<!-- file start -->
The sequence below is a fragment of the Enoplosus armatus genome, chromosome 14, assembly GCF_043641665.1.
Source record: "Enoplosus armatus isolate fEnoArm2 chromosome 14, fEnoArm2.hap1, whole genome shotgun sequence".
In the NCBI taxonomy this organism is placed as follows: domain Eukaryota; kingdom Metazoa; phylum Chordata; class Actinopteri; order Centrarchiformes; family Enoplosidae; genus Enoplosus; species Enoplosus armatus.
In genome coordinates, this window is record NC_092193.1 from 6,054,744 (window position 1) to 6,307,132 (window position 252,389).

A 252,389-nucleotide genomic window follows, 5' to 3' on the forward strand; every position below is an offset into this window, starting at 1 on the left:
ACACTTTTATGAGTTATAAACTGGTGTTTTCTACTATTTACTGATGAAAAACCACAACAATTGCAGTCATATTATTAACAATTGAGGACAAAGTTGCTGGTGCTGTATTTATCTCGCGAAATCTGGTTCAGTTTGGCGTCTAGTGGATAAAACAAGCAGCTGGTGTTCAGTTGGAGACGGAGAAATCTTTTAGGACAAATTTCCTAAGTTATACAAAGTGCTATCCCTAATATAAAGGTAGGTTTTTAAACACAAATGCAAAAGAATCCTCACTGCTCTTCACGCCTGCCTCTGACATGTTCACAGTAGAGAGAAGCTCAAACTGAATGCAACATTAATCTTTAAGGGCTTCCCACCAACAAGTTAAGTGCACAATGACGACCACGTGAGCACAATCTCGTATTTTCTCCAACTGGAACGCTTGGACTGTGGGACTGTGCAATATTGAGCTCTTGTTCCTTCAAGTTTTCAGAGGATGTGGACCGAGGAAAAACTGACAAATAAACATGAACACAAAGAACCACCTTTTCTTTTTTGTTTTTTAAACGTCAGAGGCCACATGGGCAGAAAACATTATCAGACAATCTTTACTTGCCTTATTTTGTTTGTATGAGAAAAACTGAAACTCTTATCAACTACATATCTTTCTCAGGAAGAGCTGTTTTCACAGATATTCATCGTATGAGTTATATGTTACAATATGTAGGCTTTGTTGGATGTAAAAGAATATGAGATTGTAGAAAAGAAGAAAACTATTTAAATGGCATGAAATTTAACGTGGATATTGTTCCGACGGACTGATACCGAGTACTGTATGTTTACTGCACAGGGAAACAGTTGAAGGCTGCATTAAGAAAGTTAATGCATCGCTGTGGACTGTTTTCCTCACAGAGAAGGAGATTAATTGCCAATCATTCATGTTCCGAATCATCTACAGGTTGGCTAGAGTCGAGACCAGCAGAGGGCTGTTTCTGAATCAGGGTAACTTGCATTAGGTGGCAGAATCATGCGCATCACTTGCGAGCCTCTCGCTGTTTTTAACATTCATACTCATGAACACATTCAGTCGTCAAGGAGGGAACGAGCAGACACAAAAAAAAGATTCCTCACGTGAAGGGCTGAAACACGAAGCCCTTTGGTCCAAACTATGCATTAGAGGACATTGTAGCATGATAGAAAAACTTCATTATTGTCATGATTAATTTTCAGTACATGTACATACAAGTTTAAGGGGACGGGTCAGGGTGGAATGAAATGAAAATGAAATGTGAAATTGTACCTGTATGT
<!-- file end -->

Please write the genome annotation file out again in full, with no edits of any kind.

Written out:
The sequence below is a fragment of the Enoplosus armatus genome, chromosome 14, assembly GCF_043641665.1.
Source record: "Enoplosus armatus isolate fEnoArm2 chromosome 14, fEnoArm2.hap1, whole genome shotgun sequence".
In the NCBI taxonomy this organism is placed as follows: domain Eukaryota; kingdom Metazoa; phylum Chordata; class Actinopteri; order Centrarchiformes; family Enoplosidae; genus Enoplosus; species Enoplosus armatus.
In genome coordinates, this window is record NC_092193.1 from 6,054,744 (window position 1) to 6,307,132 (window position 252,389).

A 252,389-nucleotide genomic window follows, 5' to 3' on the forward strand; every position below is an offset into this window, starting at 1 on the left:
ACACTTTTATGAGTTATAAACTGGTGTTTTCTACTATTTACTGATGAAAAACCACAACAATTGCAGTCATATTATTAACAATTGAGGACAAAGTTGCTGGTGCTGTATTTATCTCGCGAAATCTGGTTCAGTTTGGCGTCTAGTGGATAAAACAAGCAGCTGGTGTTCAGTTGGAGACGGAGAAATCTTTTAGGACAAATTTCCTAAGTTATACAAAGTGCTATCCCTAATATAAAGGTAGGTTTTTAAACACAAATGCAAAAGAATCCTCACTGCTCTTCACGCCTGCCTCTGACATGTTCACAGTAGAGAGAAGCTCAAACTGAATGCAACATTAATCTTTAAGGGCTTCCCACCAACAAGTTAAGTGCACAATGACGACCACGTGAGCACAATCTCGTATTTTCTCCAACTGGAACGCTTGGACTGTGGGACTGTGCAATATTGAGCTCTTGTTCCTTCAAGTTTTCAGAGGATGTGGACCGAGGAAAAACTGACAAATAAACATGAACACAAAGAACCACCTTTTCTTTTTTGTTTTTTAAACGTCAGAGGCCACATGGGCAGAAAACATTATCAGACAATCTTTACTTGCCTTATTTTGTTTGTATGAGAAAAACTGAAACTCTTATCAACTACATATCTTTCTCAGGAAGAGCTGTTTTCACAGATATTCATCGTATGAGTTATATGTTACAATATGTAGGCTTTGTTGGATGTAAAAGAATATGAGATTGTAGAAAAGAAGAAAACTATTTAAATGGCATGAAATTTAACGTGGATATTGTTCCGACGGACTGATACCGAGTACTGTATGTTTACTGCACAGGGAAACAGTTGAAGGCTGCATTAAGAAAGTTAATGCATCGCTGTGGACTGTTTTCCTCACAGAGAAGGAGATTAATTGCCAATCATTCATGTTCCGAATCATCTACAGGTTGGCTAGAGTCGAGACCAGCAGAGGGCTGTTTCTGAATCAGGGTAACTTGCATTAGGTGGCAGAATCATGCGCATCACTTGCGAGCCTCTCGCTGTTTTTAACATTCATACTCATGAACACATTCAGTCGTCAAGGAGGGAACGAGCAGACACAAAAAAAAGATTCCTCACGTGAAGGGCTGAAACACGAAGCCCTTTGGTCCAAACTATGCATTAGAGGACATTGTAGCATGATAGAAAAACTTCATTATTGTCATGATTAATTTTCAGTACATGTACATACAAGTTTAAGGGGACGGGTCAGGGTGGAATGAAATGAAAATGAAATGTGAAATTGTACCTGTATGT